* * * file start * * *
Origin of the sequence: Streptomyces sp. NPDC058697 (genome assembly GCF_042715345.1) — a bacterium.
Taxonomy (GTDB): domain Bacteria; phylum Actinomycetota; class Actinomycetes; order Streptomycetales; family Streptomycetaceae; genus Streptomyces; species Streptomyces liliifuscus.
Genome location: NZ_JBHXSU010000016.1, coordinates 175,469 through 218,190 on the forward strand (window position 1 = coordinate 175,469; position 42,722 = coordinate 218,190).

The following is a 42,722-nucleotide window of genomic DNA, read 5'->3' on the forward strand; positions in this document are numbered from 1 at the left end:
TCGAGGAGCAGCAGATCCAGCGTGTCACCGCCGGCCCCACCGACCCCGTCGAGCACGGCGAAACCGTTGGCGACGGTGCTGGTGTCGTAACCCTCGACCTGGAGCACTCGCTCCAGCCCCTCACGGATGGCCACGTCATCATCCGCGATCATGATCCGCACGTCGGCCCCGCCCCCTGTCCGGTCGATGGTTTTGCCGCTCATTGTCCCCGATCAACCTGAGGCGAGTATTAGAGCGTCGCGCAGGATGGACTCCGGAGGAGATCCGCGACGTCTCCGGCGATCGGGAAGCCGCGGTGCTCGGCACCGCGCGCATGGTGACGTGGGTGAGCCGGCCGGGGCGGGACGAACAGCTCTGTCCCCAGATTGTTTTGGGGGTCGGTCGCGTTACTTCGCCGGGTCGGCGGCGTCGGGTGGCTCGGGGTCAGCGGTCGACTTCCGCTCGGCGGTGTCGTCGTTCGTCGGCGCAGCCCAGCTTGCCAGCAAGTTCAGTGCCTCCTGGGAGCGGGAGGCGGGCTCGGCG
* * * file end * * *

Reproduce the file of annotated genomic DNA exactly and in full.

Origin of the sequence: Streptomyces sp. NPDC058697 (genome assembly GCF_042715345.1) — a bacterium.
Taxonomy (GTDB): domain Bacteria; phylum Actinomycetota; class Actinomycetes; order Streptomycetales; family Streptomycetaceae; genus Streptomyces; species Streptomyces liliifuscus.
Genome location: NZ_JBHXSU010000016.1, coordinates 175,469 through 218,190 on the forward strand (window position 1 = coordinate 175,469; position 42,722 = coordinate 218,190).

The following is a 42,722-nucleotide window of genomic DNA, read 5'->3' on the forward strand; positions in this document are numbered from 1 at the left end:
TCGAGGAGCAGCAGATCCAGCGTGTCACCGCCGGCCCCACCGACCCCGTCGAGCACGGCGAAACCGTTGGCGACGGTGCTGGTGTCGTAACCCTCGACCTGGAGCACTCGCTCCAGCCCCTCACGGATGGCCACGTCATCATCCGCGATCATGATCCGCACGTCGGCCCCGCCCCCTGTCCGGTCGATGGTTTTGCCGCTCATTGTCCCCGATCAACCTGAGGCGAGTATTAGAGCGTCGCGCAGGATGGACTCCGGAGGAGATCCGCGACGTCTCCGGCGATCGGGAAGCCGCGGTGCTCGGCACCGCGCGCATGGTGACGTGGGTGAGCCGGCCGGGGCGGGACGAACAGCTCTGTCCCCAGATTGTTTTGGGGGTCGGTCGCGTTACTTCGCCGGGTCGGCGGCGTCGGGTGGCTCGGGGTCAGCGGTCGACTTCCGCTCGGCGGTGTCGTCGTTCGTCGGCGCAGCCCAGCTTGCCAGCAAGTTCAGTGCCTCCTGGGAGCGGGAGGCGGGCTCGGCG